September 1, 2016

Snapshots of My Mother. {Poem}


She was
Kind of pretty
Pretty curious
Often serious
In silent suffering
Always cleaning  

Bainbridge Island, Washington, 1972
A rainy winter, a divorce, a commune
Mom, newly single, 32 and cute
Cruising in her used turquoise Thunderbird
Freedom from my father feels eerily fine
Eight-track tapes belt the Bee Gees, Bob Seeger,
the Beatles and Bette Midler.
Do you want to dance, under the moonlight?
The Mamas and Papas dancin’ in the streets
We kids loudly, joyfully sing along,
during mom’s meandering Sunday drives
There’s a small town Grand Old Fourth
And Transcendental Meditation
(I’m initiated at age 11.)
Gardening, friends, and parties
Patchouli, pot and hippies

Summers spent in Memphis.
Mom giggling with aunts Judie and Lou
Happily applying their make-up, like girls do
In the blue bathroom of the southern mansion
Nightly cocktail hour on the screened back porch
Gramma’s black eyed peas and pan friend pork chops
Grandad’s freshly picked peaches, mixed
Into churning, homemade ice-cream
Sweet ice coffee, magnolia trees and storms
Flying leaves, catching fire-flies in canning jars

Myrtle Beach, North Carolina,1982.
Swimming with mom’s new German husband
Watching her lounge on the pristine white beach
The warm Atlantic wind blowing her long neckerchief
Waving her pale arm at us from a distance
The new husband, Klaus, sweet and doting,
lucky mom, I think.

San Francisco, 1991.
My remote mom finally arrives this time
Instead of cancelling, as she always does
I’m angry, wrongly abandoned
Rarely seeing her in so many years
The Oakland hills burn up in flames
I can’t breathe, it’s too much smoke. I choke
And pour out years of weeping, grief and sorrow
So long I’ve longed for, and missed, my mother.
I cry and yell and blame and shake
She seems helpless, frightened. She warily asks,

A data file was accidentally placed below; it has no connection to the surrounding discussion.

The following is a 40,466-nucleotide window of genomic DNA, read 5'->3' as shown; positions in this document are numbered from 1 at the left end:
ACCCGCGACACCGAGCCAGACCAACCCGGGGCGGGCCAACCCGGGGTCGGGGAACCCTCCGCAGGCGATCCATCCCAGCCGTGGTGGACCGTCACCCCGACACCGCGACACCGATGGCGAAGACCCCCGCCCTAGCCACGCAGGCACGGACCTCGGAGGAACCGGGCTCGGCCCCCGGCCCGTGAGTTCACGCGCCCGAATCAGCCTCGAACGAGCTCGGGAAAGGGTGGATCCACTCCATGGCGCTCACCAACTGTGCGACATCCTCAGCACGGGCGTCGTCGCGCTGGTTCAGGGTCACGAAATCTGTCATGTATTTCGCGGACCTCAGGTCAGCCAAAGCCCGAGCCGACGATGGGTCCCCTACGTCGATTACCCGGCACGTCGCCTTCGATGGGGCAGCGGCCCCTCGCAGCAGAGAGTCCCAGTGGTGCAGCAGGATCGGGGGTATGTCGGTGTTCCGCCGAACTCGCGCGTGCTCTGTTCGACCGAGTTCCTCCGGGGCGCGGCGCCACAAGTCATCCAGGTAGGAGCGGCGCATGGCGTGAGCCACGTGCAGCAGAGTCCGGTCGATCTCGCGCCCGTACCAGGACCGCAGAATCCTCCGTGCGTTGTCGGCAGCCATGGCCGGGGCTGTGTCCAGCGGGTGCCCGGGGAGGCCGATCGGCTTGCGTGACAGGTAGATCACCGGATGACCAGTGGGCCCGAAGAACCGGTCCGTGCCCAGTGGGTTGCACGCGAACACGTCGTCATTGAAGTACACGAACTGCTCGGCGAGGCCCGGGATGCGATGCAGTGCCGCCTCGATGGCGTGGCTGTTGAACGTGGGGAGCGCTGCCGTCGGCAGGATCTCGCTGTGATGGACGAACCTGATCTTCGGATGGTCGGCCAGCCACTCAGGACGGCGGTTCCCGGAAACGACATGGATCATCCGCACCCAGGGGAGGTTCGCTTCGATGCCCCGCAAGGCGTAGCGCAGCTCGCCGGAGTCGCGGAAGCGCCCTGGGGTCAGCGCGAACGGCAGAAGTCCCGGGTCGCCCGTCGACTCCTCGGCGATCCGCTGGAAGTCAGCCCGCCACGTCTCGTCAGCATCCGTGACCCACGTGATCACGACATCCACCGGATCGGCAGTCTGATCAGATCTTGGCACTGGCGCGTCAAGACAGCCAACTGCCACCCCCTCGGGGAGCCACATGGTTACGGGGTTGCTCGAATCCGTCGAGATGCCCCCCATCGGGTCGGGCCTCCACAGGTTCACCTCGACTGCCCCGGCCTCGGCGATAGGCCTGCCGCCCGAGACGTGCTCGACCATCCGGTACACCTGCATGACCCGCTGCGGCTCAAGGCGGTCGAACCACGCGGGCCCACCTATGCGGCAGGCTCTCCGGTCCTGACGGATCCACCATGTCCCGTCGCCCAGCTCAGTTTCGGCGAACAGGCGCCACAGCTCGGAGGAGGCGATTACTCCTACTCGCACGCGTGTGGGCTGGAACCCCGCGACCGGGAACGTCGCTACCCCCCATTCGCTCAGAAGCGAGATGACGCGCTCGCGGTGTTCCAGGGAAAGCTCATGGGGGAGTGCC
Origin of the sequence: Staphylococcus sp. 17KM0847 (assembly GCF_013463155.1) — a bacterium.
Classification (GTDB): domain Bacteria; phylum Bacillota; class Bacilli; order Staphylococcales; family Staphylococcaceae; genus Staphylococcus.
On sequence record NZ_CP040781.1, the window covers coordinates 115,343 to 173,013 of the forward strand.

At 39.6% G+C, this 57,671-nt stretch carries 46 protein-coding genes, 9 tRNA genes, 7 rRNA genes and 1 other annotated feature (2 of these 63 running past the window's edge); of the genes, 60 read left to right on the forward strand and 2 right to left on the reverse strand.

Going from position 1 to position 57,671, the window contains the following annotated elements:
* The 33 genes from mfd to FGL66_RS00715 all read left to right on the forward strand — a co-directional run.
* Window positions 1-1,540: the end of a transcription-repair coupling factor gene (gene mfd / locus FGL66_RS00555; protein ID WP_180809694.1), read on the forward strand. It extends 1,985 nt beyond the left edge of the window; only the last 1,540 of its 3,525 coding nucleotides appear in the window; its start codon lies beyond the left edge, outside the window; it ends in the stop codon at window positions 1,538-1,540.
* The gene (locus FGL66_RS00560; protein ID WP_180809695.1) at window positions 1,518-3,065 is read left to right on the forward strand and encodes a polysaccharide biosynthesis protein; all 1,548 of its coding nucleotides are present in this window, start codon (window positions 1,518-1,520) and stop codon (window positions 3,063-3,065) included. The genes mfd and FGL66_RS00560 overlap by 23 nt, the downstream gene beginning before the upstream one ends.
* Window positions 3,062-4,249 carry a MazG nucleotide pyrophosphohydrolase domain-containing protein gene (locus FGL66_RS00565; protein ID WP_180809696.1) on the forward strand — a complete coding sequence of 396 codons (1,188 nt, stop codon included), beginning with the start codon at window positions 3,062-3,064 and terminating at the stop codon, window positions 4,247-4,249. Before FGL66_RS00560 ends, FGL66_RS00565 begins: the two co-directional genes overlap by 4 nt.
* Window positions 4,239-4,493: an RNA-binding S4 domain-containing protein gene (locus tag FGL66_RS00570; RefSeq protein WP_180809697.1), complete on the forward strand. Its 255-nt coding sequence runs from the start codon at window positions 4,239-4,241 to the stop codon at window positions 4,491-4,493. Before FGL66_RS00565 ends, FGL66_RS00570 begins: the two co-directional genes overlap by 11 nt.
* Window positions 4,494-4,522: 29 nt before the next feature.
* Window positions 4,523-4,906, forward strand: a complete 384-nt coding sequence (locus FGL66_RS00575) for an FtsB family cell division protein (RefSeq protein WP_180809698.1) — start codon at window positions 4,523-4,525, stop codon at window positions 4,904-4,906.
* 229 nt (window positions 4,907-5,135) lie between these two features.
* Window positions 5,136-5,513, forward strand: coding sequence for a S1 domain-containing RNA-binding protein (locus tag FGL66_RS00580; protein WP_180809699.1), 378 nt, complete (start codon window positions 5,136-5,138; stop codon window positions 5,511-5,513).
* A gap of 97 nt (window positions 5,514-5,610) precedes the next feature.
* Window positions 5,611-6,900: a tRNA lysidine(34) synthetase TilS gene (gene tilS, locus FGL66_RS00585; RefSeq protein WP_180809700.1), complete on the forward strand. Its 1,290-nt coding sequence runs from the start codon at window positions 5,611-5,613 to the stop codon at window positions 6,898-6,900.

“What do you want from me?”
I say, “Just hold me”, and she does.

Years pass.

And an assortment of ailments
Rigorous house cleaning
Endless honey-do lists
Busy, so busy, too busy to see me
They move to the Manitoba tundra.

Carefully packaged packages arrive
Each year in time for Christmas
Colorful down-filled vests, soft used towels
Unused cosmetics and photographs
Second-hand turtle necks and new tampons
The odd offerings make us laugh

Hour-long monthly calls
Our only point of contact
Consumed with astrology, numerology, Bush
And The New World Order
Mom checks off a detailed scribbled list
And describes the impact of the current eclipse
I listen half-heartedly but patiently and interject
an occasional mm, hmm, between sips

Bainbridge Island, again, 2009
It’s another Grand Old Forth
I’ve moved from California,
to the island of my youth
I eat tasty Pad Thai off a flimsy paper plate
Amid crowds of patriots wearing stars and stripes
Mom’s name flashes on my cell phone. She says,
“Doctor said I have two months to live.”
She is gracefully accepting and grateful for her good life
I hang up, disbelieving. In shock, writhing
Mom’s always got something,
But she never dies

Vancouver, Canada 2009
A quick visit with now-frail mom,
She’s bequeathing me her beloved Schnauzer, Lily.
My teenage son plays guitar and sings her lullabies
Sitting on a double bed in our tiny, brown motel room
She takes pure delight in him, and I, in them
She can no longer swallow and is wasting away
But she’s still put-together, pensive, and pretty
And penning her lengthy lists

Brandon, Manitoba, 2009
Mom’s settled in hospice, and skinny,
with still-perfect, porcelain skin
She doesn’t believe she’s really dying
And I nearly, really believe her
Until my last day there
When she can no longer rally
Nightly, after long mother-daughter talks,
I tuck her snugly in her last bed
“Goodnight, Mommy,” I say,
in my sweetest mother’s voice.
“Goodnight, baby”, she responds,
with a little girl voice
I kiss her tenderly on the cheek.
We giggle and fall soundly asleep,
Relishing these last sweet hours together
Unconditional love and acceptance,
of what is, and what was.

The Silverdale mall, September 2009
Klaus’ name flashes on my cell phone
She’s gone. My worried son
Drapes his arm around my shoulder
“Are you okay, ma? I’m so, so sorry.”
We sit together in stunned silence,
on the curb of the Halloween Super Store
Where life simply goes on

No more cleaning and headaches
No more packages or calls
Only painless sleep, sweet relief

The lists will have to keep.




Author: Alisa Moore

Image: Author’s Own painting

Editor: Travis May

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